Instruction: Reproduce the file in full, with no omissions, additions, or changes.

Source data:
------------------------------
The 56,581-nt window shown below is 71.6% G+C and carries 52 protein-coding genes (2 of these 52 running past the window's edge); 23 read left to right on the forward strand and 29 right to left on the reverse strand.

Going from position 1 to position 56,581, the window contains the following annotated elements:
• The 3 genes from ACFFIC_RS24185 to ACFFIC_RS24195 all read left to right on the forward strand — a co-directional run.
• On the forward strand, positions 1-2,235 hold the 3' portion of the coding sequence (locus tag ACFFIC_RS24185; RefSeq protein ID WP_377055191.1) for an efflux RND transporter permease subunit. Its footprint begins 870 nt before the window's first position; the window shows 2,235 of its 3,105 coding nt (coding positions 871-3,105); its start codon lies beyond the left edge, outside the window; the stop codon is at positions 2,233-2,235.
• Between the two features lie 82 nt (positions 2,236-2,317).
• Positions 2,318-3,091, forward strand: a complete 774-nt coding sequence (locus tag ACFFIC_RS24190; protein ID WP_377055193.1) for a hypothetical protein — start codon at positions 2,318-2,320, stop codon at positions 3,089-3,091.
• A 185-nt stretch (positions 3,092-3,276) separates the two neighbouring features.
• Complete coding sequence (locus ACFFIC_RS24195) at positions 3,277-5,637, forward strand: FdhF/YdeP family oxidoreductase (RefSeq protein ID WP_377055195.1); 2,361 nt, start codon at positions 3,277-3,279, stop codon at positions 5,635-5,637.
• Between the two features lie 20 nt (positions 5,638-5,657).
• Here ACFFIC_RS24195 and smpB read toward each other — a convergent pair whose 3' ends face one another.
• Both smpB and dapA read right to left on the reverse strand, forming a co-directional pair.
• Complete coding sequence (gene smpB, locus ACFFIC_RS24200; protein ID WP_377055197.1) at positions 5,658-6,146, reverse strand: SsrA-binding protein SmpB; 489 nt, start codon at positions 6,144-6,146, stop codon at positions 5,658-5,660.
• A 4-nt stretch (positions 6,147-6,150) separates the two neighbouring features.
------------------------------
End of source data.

The 56,581-nt window shown below is 71.6% G+C and carries 52 protein-coding genes (2 of these 52 running past the window's edge); 23 read left to right on the forward strand and 29 right to left on the reverse strand.

Going from position 1 to position 56,581, the window contains the following annotated elements:
• The 3 genes from ACFFIC_RS24185 to ACFFIC_RS24195 all read left to right on the forward strand — a co-directional run.
• On the forward strand, positions 1-2,235 hold the 3' portion of the coding sequence (locus tag ACFFIC_RS24185; RefSeq protein ID WP_377055191.1) for an efflux RND transporter permease subunit. Its footprint begins 870 nt before the window's first position; the window shows 2,235 of its 3,105 coding nt (coding positions 871-3,105); its start codon lies beyond the left edge, outside the window; the stop codon is at positions 2,233-2,235.
• Between the two features lie 82 nt (positions 2,236-2,317).
• Positions 2,318-3,091, forward strand: a complete 774-nt coding sequence (locus tag ACFFIC_RS24190; protein ID WP_377055193.1) for a hypothetical protein — start codon at positions 2,318-2,320, stop codon at positions 3,089-3,091.
• A 185-nt stretch (positions 3,092-3,276) separates the two neighbouring features.
• Complete coding sequence (locus ACFFIC_RS24195) at positions 3,277-5,637, forward strand: FdhF/YdeP family oxidoreductase (RefSeq protein ID WP_377055195.1); 2,361 nt, start codon at positions 3,277-3,279, stop codon at positions 5,635-5,637.
• Between the two features lie 20 nt (positions 5,638-5,657).
• Here ACFFIC_RS24195 and smpB read toward each other — a convergent pair whose 3' ends face one another.
• Both smpB and dapA read right to left on the reverse strand, forming a co-directional pair.
• Complete coding sequence (gene smpB, locus ACFFIC_RS24200; protein ID WP_377055197.1) at positions 5,658-6,146, reverse strand: SsrA-binding protein SmpB; 489 nt, start codon at positions 6,144-6,146, stop codon at positions 5,658-5,660.
• A 4-nt stretch (positions 6,147-6,150) separates the two neighbouring features.